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LM324-N: LM324N vs LM324N/NOPB

Part Number: LM324-N
Other Parts Discussed in Thread: LM324, , LM393-N, LM339-N, LM393, LM339

What are the differences between the Texas Instruments parts LM324N and LM324N/NOPB.  They have different datasheets but are very similar.  I thought it was RoHS but they both look to be RoHS compliant.

  • Adam,

    There is LM324 designed by Texas Instruments and LM324-N which was originally designed by National Semiconductor and now is made by Texas Instruments. Both are electrically equivalent, but not exactly the same.

    ROHS, lead finish, and other useful information is on their quality / package product pages.

  • Hello Adam,

    This gets a little confusing at first.... Don't confuse "N" with "-N"

    The LM324N was originally released by National Semiconductor in the early 70's.

    The "N" suffix is Nationals designation for the Plastic DIP package. Back then, we did not know any better and plated all the package leads with Pb lead solder plating.

    Many companies, including TI, second-sourced the LM324 at the time. To make second sourcing easier, TI also called their version the LM324N (even though technically it should be the LM324P, as "P" is TI's PDIP designator).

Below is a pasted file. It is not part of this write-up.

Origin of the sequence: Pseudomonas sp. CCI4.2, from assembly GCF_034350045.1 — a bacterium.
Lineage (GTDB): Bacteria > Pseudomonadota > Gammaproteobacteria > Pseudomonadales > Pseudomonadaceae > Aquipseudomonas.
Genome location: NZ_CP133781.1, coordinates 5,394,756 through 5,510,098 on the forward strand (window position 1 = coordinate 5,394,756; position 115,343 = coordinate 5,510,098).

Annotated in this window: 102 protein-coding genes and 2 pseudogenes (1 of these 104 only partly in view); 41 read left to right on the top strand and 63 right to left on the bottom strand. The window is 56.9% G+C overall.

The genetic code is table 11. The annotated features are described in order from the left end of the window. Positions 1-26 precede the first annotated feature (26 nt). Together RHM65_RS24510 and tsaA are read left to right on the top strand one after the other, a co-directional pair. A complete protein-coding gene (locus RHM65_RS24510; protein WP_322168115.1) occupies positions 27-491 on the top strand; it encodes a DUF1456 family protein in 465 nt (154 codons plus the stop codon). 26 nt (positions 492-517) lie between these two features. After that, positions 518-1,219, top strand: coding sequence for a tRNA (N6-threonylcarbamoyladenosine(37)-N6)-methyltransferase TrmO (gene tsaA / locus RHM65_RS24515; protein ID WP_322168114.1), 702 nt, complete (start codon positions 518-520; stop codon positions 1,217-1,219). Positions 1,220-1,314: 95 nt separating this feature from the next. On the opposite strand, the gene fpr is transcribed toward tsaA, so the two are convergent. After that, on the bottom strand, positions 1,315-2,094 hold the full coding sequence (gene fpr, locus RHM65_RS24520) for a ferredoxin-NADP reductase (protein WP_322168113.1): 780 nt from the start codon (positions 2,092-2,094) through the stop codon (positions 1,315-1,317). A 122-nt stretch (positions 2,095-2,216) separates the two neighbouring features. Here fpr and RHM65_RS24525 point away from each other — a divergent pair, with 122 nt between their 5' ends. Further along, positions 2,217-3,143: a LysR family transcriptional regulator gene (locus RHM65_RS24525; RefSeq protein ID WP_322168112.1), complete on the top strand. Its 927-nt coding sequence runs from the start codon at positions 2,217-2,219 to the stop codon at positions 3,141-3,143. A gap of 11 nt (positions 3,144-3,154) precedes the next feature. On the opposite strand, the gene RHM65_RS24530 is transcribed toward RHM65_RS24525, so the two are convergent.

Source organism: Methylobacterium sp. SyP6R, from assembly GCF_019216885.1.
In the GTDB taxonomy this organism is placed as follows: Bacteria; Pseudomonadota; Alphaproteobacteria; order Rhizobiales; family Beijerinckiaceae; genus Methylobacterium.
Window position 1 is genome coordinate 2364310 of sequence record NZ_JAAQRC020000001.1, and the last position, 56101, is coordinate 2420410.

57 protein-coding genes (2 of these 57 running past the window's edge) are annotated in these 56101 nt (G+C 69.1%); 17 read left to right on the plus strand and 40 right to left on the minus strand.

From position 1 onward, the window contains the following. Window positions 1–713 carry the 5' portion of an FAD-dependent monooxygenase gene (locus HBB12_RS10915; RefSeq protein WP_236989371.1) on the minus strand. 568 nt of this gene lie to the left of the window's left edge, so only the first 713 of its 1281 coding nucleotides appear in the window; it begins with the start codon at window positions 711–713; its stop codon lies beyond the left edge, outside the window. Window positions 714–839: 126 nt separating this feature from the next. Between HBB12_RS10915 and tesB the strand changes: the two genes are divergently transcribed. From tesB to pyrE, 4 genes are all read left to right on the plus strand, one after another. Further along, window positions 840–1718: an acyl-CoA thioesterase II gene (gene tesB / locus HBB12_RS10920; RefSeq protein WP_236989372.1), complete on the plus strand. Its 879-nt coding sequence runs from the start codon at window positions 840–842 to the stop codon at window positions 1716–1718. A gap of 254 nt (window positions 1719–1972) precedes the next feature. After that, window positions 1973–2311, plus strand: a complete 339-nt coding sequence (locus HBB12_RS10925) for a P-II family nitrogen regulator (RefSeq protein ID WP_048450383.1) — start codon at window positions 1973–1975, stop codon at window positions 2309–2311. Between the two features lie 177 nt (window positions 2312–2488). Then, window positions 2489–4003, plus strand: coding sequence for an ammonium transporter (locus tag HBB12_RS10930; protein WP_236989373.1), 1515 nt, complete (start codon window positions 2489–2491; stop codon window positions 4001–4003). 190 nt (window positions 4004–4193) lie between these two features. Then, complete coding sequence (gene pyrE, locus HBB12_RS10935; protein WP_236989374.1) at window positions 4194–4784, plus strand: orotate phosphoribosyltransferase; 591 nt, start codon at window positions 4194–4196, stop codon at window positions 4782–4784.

In the late 80', Pb plated parts were deemed evil and RoHS compliant parts were created. National added the /NOPB suffix for the versions with the lead-free plating. Later the "leaded" National LM324N was obsoleted, replaced by the RoHS compliant LM324N/NOPB.

    TI did a similar thing, adding the "G3" and "G4" suffix devices until the original devices were converted over to RoHS.

    After TI acquired National, the National "Generic Part Numbers" were given a "-N" to signify the ex-National versions. Hence, the two different datasheets - one for the original National, LM324-N, and one for the TI version, LM324.

    Since National had obsoleted the LM324N, replaced by the LM324N/NOPB, there was no part number conflict with the TI version of the LM324N.

    TI converted their version of the LM324N over to RoHS in 2002. So now it is also RoHS.

    So BOTH the LM324N/NOPB and any LM324N (datecode after 2002) are RoHS.

    The package and RoHS status of each version are available in the "Quality&Packaging" tab of the product folder.

    So there you have it... Both are functionally similar, as similar as two different designs from two different companies can be, and both are RoHS.

    This also happened to the LM339, LM339-N. LM393, LM393-N and LM290x comparators, too.